You can still be stylish even in the cold seasons. Thanks to the evolution of fashion over the years, you now have many options on how to keep yourself warm without sacrificing style. For instance, different kinds of coats and parkas can go well with fabulous innerwear.
Talking about parkas, the fishtail style may be interesting to you. But have you ever wondered how did it get its name and style? Or who was the genius who created this conveniently cozy outerwear?
A parka style known as a “fishtail parka” has a torn rim on the rear. Nowadays, the fishtail is solely decorative, although it wasn’t created to spice up a style of a coat.
Like the history of many other outer garments, the parka has a military component. Soldiers have always needed practical, warm, and weatherproof clothing.
The fishtail is a classic piece of outerwear with military history. The N3-B, sometimes known as the “snorkel parka,” was the standard issue extreme cold parka in the 1940s. Still, American forces fighting in the Korean War needed a warmer garment due to the chilly and damp climate of the Korean peninsula.
The army designers created the M-1951 Cold Weather Parka. Keeping the troops warm and agile without having them wear bulky clothing was the US military’s top priority throughout the Korean War. These requirements were met by the fishtail parka, which had a three-quarter length to keep a person’s entire body warm without restricting their movement and was made of waterproof cotton and nylon to repel Korean snow and icy rain.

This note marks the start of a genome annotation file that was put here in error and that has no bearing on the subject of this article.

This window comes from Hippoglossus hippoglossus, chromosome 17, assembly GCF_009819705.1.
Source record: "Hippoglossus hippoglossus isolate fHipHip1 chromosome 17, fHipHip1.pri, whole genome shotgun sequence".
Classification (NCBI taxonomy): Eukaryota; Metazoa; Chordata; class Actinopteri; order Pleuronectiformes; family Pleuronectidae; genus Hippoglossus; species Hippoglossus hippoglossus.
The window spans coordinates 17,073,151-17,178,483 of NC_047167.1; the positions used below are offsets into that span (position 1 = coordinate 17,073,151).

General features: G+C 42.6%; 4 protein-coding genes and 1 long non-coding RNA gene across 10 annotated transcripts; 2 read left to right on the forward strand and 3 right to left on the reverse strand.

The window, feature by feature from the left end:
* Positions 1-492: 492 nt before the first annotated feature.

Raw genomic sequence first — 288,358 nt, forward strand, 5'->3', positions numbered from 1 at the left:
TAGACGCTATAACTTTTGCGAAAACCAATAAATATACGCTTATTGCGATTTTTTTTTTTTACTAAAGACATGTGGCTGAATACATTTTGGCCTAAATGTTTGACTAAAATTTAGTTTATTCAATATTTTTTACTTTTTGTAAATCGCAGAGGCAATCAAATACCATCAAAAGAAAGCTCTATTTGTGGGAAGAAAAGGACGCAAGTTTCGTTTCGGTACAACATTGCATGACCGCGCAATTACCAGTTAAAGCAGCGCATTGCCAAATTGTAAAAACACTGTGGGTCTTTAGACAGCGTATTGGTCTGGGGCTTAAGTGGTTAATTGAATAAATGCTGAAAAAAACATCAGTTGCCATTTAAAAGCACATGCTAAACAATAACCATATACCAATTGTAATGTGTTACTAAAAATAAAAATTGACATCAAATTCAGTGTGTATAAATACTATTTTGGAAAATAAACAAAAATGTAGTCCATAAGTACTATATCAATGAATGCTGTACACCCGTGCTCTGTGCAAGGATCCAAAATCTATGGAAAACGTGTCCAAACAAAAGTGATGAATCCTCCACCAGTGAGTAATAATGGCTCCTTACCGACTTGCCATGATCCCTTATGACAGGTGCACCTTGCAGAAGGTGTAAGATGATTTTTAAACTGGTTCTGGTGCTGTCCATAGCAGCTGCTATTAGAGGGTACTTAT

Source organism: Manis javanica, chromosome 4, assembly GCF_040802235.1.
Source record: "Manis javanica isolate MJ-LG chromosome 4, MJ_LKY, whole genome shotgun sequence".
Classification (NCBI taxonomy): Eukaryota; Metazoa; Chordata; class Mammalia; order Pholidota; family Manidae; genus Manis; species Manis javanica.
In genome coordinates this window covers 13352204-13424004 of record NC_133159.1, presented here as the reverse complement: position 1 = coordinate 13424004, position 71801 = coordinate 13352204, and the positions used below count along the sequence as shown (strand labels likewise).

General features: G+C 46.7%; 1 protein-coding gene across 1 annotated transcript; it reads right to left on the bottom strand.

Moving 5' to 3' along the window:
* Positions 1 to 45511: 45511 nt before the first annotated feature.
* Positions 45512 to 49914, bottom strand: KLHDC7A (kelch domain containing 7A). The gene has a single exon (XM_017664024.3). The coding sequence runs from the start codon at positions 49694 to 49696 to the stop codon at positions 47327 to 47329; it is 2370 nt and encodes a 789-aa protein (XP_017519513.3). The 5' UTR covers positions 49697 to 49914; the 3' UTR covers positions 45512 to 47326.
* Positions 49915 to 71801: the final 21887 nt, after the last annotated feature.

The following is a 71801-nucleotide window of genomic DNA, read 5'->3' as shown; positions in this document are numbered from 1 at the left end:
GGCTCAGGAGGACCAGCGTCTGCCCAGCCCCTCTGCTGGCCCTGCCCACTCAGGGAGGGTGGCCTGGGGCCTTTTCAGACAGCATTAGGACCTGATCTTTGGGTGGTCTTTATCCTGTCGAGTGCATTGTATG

However, the jacket’s split back with drawstrings at each hem was where the real innovation lay. To trap additional heat and block the wind, the wearer might tie one side of the splits around the legs. The name “fishtail” originated from the fact that many GIs believed the split resembled a fish’s tail.
However, the fishtail first gained widespread popularity in the UK, not Korea or the US. Mod subculture had wholly taken over London by the 1950s and the 1960s. Teenagers in Britain began to embrace modern jazz, slim-cut suits, Vespas, and fishtail parkas in big numbers.
The jacket’s distinctive style made it popular as a youth outfit after the war. While the jacket gradually entered surplus shops in the United States, it quickly gained popularity in England.
The mod rockers who rode Vespas through the London streets in the 1960s had parka tails flapping in the wind; this scene was immortalized in The Who’s 1979 film Quadrophenia. Then after, the jacket gained popularity and established itself as an all-around must-have for stylish men and youngsters who like to dress in excess on the coldest days.
The fishtail parka was initially just an inexpensive military surplus item to keep a Mod’s suit clean while he was on a bike. Still, it quickly evolved into an integral component of appearance.
Creation of Parka Jackets
Parkas, in general, have become a commodity during freezing months. But, thanks to the initiative of military personnel, they have been introduced to the world.